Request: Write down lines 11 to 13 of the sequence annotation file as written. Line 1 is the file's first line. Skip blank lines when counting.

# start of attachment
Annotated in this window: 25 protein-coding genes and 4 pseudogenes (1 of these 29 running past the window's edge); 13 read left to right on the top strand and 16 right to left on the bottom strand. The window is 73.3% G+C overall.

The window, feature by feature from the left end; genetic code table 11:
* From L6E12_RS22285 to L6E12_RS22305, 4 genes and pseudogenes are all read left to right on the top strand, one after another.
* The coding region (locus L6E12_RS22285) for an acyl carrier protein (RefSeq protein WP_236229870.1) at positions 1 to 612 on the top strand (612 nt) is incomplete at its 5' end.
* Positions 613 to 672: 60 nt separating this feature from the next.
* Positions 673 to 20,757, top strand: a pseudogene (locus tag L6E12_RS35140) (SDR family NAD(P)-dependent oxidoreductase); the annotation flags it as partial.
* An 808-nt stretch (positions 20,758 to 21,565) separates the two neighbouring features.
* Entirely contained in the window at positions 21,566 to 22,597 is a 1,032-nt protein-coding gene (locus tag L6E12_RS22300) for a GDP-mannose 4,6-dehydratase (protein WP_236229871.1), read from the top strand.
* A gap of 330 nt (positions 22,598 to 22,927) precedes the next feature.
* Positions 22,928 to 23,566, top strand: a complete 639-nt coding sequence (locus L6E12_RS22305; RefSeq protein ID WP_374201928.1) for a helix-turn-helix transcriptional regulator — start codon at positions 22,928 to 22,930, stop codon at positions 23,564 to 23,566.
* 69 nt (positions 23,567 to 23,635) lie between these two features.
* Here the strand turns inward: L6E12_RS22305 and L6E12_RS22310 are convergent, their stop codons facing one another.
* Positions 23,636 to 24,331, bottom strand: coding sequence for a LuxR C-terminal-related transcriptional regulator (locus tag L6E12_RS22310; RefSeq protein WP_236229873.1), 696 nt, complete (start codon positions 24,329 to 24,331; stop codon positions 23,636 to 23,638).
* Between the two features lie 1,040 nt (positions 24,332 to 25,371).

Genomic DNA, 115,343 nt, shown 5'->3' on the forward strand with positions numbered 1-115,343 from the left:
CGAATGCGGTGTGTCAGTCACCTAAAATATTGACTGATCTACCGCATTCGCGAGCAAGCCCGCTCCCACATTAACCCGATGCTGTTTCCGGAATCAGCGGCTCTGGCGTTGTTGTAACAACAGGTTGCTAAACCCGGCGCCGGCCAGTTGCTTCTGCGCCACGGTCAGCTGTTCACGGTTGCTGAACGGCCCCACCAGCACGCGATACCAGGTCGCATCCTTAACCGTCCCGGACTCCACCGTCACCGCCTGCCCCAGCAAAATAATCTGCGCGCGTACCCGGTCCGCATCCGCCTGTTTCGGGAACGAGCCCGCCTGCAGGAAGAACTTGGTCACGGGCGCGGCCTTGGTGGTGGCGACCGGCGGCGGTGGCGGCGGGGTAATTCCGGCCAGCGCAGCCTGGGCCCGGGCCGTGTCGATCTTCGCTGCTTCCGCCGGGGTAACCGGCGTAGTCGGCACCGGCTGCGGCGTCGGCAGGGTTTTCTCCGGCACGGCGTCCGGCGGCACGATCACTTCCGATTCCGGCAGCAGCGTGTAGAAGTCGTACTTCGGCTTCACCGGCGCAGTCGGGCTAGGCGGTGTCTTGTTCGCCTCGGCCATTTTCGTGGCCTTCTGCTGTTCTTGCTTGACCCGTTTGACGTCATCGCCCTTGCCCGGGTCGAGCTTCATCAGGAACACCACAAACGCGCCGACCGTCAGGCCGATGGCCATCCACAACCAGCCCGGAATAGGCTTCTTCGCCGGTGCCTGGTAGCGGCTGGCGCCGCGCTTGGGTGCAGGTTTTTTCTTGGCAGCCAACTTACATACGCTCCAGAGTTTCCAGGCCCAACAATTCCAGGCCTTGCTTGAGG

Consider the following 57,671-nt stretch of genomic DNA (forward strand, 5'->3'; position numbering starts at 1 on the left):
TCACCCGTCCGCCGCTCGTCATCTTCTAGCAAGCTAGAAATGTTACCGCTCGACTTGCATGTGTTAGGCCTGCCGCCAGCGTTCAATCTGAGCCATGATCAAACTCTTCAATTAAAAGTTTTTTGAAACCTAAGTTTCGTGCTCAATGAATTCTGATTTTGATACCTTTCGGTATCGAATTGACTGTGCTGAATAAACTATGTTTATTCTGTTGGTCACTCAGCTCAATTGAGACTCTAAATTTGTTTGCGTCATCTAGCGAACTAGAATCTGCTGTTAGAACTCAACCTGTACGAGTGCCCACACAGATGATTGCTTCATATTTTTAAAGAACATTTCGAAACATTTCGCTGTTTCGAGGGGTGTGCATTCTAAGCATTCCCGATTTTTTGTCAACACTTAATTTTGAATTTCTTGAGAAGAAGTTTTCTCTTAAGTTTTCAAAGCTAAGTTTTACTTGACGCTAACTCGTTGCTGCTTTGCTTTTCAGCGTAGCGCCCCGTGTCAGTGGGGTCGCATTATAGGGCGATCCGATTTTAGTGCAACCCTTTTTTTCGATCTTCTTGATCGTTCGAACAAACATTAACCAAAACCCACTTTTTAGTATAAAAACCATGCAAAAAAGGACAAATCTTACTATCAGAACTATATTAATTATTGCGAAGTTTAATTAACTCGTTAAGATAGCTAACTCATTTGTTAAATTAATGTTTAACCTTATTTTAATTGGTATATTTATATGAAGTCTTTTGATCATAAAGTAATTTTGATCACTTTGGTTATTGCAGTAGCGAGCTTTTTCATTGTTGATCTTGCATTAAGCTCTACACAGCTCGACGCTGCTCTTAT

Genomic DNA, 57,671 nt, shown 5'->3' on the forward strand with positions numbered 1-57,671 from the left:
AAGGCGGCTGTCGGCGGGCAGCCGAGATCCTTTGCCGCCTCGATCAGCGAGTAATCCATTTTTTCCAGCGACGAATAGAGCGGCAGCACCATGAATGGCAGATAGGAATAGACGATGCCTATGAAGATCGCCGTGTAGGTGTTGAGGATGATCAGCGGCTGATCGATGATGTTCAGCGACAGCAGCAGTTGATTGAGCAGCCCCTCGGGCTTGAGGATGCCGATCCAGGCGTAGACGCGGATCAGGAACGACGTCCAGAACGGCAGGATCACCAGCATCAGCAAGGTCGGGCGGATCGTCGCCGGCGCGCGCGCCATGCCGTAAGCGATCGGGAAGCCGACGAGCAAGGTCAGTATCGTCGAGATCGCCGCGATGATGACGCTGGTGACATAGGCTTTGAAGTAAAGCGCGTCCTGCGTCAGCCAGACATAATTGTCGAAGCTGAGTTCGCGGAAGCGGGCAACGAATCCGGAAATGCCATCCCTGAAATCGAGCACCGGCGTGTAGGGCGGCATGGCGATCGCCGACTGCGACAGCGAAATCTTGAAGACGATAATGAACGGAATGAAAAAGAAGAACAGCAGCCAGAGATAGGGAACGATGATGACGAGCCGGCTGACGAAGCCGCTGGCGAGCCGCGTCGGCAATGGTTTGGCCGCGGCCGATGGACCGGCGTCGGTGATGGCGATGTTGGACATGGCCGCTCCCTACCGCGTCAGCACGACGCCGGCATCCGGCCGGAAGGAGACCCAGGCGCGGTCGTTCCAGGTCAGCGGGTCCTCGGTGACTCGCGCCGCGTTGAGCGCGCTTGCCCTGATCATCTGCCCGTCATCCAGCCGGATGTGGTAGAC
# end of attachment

* 69 nt (positions 23,567 to 23,635) lie between these two features.
* Here the strand turns inward: L6E12_RS22305 and L6E12_RS22310 are convergent, their stop codons facing one another.
* Positions 23,636 to 24,331, bottom strand: coding sequence for a LuxR C-terminal-related transcriptional regulator (locus tag L6E12_RS22310; RefSeq protein WP_236229873.1), 696 nt, complete (start codon positions 24,329 to 24,331; stop codon positions 23,636 to 23,638).